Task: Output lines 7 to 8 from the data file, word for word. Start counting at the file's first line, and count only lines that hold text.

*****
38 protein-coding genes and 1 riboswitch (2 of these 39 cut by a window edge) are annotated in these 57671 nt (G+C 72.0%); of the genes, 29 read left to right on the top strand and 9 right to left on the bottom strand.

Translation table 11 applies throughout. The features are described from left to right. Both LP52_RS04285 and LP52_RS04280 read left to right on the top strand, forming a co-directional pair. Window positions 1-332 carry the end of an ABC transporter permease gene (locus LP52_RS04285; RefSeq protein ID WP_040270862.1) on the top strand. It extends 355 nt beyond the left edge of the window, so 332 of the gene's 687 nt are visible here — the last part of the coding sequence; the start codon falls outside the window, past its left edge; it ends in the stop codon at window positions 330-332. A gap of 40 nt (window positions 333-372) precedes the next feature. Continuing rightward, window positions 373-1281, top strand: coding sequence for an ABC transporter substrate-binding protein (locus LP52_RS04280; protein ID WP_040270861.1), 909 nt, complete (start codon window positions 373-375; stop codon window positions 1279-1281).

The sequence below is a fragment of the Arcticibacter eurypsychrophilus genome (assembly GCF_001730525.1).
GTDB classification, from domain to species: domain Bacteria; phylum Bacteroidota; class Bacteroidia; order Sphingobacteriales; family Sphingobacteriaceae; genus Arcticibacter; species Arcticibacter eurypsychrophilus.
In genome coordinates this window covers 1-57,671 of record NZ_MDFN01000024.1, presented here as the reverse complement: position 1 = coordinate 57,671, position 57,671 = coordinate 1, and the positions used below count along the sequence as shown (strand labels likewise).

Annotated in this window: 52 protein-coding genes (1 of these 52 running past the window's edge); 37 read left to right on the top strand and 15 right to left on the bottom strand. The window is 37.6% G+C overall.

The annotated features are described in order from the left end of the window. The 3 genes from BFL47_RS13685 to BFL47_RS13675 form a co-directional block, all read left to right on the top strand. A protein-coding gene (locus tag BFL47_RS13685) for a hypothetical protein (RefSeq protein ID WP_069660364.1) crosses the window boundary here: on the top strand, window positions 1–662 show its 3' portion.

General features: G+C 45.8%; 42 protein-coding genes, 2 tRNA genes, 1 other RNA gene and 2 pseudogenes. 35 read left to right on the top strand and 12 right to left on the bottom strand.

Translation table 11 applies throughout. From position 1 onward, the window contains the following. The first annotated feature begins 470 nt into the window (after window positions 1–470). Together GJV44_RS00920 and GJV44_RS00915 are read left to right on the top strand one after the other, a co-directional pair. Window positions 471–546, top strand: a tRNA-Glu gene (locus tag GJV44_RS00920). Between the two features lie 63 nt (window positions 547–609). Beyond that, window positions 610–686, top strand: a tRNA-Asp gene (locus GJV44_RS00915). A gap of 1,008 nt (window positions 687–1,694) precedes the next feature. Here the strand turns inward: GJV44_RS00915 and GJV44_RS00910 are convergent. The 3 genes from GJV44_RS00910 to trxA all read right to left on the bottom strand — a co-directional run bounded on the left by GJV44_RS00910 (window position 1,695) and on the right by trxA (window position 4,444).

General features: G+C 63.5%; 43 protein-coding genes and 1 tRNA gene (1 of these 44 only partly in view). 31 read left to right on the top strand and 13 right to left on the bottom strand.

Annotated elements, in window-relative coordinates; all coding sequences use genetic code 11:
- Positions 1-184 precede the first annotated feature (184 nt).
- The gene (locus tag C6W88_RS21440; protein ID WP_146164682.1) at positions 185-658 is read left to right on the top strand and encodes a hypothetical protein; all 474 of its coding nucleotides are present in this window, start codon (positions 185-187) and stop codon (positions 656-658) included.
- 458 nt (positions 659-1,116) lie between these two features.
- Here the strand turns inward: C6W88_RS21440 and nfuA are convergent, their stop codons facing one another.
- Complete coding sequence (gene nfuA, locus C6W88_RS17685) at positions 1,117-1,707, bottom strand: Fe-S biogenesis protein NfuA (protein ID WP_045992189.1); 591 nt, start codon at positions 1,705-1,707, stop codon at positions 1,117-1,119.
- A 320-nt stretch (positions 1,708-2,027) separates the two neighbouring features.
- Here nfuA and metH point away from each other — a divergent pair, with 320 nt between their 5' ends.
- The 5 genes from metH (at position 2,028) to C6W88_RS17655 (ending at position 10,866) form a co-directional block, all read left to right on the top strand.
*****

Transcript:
The annotated features are described in order from the left end of the window. The 3 genes from BFL47_RS13685 to BFL47_RS13675 form a co-directional block, all read left to right on the top strand. A protein-coding gene (locus tag BFL47_RS13685) for a hypothetical protein (RefSeq protein ID WP_069660364.1) crosses the window boundary here: on the top strand, window positions 1–662 show its 3' portion.

General features: G+C 45.8%; 42 protein-coding genes, 2 tRNA genes, 1 other RNA gene and 2 pseudogenes. 35 read left to right on the top strand and 12 right to left on the bottom strand.